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Showing posts from March, 2011

Philosophy TV: Elga, Schechter, and White on the Problem of Troublingly Contingent Beliefs

Over at Philosophy TV, Adam Elga, Joshua Schecter, and Roger White discuss the following problem:

Your beliefs about matters such as politics, religion, and morality are contingent on epistemically irrelevant factors like the time and place of your birth. Does this worry you? Should it? Elga maintains that this sort of contingency of our beliefs should not by itself undermine our confidence in them. Schechter and White challenge that position.

Stephen Law: Why philosophy degrees are among the MOST useful. Evidence demolishing myths peddled by philosophy bashers.

iPod Question

Hi folks,

For some reason, my iPod (touch, 2nd generation, I think) has stopped receiving data from the net via my wireless internet connection. It says it's connected, but, ya -- not receiving data. I've disconnected and reconnected, powered off, powered on, rebooted, but nothing works. Any advice would be greatly appreciated.

Does Plantinga's Free Will Defense Help Defuse the Problem of Evil?

Here's a thought I'm toying with: Suppose you agree with a number of epistemologists that the way things seem or appear to one is defeasible, prima facie evidence for the way things are. To use Plantinga's terminology: beliefs that appear to one to be true are "properly basic" for one. Now suppose further that it appears to some person -- let's call her 'Sue' -- that nothing could morally justify some of the evils that occur in the world (the Holocaust, for example). Then it follows that Sue has defeasible, prima facie evidence that nothing could justify some of the evils that occur in the world.[1] Finally, assume that Sue accepts the fairly standard view that an all-powerful, all-knowing, perfectly good god wouldn't allow an evil to occur without sufficient moral justification. Then Sue would have a good reason to think there is no all-knowing, all-powerful, perfectly good god.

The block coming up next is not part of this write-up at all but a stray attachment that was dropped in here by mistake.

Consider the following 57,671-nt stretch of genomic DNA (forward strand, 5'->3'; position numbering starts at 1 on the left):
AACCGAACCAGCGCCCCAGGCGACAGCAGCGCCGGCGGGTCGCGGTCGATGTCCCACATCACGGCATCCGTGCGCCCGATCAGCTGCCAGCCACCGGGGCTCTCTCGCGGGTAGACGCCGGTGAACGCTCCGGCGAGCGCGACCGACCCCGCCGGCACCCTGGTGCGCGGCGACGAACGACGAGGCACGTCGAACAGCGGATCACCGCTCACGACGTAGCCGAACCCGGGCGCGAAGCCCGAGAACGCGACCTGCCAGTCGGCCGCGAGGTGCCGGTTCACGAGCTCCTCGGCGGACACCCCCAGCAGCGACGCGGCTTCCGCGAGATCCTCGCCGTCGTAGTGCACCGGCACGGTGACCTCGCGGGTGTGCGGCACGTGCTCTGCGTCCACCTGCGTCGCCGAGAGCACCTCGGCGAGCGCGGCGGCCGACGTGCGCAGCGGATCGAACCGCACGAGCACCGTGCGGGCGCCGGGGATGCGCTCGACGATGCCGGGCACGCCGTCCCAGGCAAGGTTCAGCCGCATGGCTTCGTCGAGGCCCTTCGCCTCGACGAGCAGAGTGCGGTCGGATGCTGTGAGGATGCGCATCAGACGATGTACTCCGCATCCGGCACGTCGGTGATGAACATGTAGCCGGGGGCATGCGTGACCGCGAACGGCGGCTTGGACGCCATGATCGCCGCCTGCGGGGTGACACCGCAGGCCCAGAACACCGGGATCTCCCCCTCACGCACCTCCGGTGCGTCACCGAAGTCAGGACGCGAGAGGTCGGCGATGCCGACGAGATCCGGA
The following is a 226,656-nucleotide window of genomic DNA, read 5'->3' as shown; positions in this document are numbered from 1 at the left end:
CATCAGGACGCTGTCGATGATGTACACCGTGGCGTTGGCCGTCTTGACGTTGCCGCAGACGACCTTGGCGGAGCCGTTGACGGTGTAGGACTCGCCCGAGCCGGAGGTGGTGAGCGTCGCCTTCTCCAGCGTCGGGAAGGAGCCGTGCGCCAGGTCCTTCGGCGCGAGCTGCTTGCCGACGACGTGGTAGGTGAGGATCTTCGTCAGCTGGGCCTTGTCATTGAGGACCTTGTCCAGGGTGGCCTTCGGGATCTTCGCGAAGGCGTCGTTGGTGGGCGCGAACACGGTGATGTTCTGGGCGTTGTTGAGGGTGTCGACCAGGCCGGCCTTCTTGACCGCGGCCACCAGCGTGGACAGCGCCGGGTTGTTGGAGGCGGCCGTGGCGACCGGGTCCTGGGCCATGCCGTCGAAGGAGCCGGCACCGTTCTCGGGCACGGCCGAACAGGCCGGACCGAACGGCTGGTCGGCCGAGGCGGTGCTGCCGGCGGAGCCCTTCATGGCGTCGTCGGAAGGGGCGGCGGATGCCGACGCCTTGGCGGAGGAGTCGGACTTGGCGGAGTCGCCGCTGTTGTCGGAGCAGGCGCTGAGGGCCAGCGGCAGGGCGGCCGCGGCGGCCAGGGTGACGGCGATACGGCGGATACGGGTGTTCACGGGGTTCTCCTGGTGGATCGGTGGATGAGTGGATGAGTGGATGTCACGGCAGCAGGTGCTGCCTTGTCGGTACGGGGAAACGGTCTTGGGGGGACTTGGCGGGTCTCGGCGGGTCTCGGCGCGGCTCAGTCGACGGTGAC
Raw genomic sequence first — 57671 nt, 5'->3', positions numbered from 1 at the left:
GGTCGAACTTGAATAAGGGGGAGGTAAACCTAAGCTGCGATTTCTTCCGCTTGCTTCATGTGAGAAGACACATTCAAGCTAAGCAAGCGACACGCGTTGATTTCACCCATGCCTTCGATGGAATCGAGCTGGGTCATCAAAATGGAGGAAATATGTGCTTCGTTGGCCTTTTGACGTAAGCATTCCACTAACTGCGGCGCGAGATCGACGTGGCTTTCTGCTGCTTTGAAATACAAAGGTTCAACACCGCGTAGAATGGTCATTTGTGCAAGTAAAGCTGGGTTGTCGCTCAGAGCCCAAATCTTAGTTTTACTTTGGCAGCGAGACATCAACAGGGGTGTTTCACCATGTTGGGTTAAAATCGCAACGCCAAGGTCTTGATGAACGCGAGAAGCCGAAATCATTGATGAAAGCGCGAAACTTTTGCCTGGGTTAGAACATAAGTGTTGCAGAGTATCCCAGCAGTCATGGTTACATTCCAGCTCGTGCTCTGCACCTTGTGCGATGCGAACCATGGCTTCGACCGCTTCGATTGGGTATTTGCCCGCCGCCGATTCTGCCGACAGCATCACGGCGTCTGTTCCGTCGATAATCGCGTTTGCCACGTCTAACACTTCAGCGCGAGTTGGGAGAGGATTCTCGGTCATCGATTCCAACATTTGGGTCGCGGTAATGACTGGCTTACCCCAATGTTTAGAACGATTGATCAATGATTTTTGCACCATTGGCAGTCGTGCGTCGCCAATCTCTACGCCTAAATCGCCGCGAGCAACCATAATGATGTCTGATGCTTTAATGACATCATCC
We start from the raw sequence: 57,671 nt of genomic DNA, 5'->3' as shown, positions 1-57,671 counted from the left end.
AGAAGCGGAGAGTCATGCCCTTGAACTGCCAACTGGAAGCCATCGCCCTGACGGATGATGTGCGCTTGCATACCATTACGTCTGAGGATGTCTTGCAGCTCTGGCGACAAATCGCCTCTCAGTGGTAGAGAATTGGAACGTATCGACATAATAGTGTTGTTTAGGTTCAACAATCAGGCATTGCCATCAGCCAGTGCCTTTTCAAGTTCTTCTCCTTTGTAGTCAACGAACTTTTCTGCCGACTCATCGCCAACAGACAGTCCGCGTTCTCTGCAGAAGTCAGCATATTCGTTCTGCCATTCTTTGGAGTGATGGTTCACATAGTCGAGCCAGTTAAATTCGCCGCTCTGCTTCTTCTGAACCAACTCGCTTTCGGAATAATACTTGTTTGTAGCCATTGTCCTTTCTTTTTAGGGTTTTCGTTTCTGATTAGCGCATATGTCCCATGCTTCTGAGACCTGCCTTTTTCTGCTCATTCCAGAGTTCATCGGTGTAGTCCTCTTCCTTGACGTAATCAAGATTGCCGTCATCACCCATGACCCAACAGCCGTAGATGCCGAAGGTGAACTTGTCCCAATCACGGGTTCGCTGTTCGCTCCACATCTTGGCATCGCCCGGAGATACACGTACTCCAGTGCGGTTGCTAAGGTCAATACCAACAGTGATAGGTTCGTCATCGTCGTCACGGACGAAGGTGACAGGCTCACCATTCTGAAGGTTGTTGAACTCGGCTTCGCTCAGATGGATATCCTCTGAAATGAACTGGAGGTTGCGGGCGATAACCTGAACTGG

How could one defeat Sue's basis for her atheism? If we assume t…

CORRECTION: The Schellenberg Sessions at the APA Central Division Meeting

CORRECTION: I originally stated that there will be one session on Schellenberg's work, and that it was on Saturday, April 2nd, 9AM-noon. As you can see with the corrections below, I was way off. (Sorry, John!)

Thursday, March 31st:
9:00AM-Noon: Group Meeting: Philosophy of Religion Group: The Work of J.L. Schellenberg
Chair: Daniel Howard-Snyder
Speakers: J.L. Schellenberg, Andrew Chignell, and Terence Cuneo
Commentator: J.L. Schellenberg

Saturday, April 2nd:
12:15-2:15PM: Group Meeting: Philosophy of Religion Group: The Work of J.L. Schellenberg (continued)
Chair: Daniel Howard-Snyder
Speakers: Daniel Howard-Snyder, J.L. Schellenberg, and Wes Morriston
Commentator: J.L. Schellenberg

(The APA Central Division meeting will take place from March 30th through April 2, 2011, at the Hilton Minneapolis Hotel in Minneapolis, MN.)

Epistemic Contextualism and Philosophy of Religion

We've noted a few recent applications of current philosophical hot topics to issues in philosophy of religion: (i) the epistemology of disagreement, and (ii) phenomenal conservatism. However, I've been waiting to see work that applies insights from the contextualism vs. invariantism debate to issues in philosophy of religion. In any case, my wait is now over, as Aaron Rizzieri has a paper out in the current issue of the International Journal for Philosophy of Religion: "Pragmatic Encroachment, Stakes, and Religious Knowledge". Here's the abstract:

It is commonly held that epistemic standards for S’s knowledge that p are affected by practical considerations, such as what is at stake in decisions that are guided by that p. I defend a particular view as to why this is, that is referred to as “pragmatic encroachment.” I then discuss a “new argument against miracles” that uses stakes considerations in order to explore the conditions under which stakes affect the level …

Comic Relief

Philosophy Bro recently posted on conceivability arguments for dualism, and in the process, further confirmed my suspicion that he's a fellow modal epistemologist. Keep fighting the good fight, bro....

He also briefly touches on the dubiousness of "far out" modal claims in reference to the modal ontological argument. Seconded, broseph. On a positive note, I find the brontological argument much more persuasive.

Watching The Detectives-Elvis Costello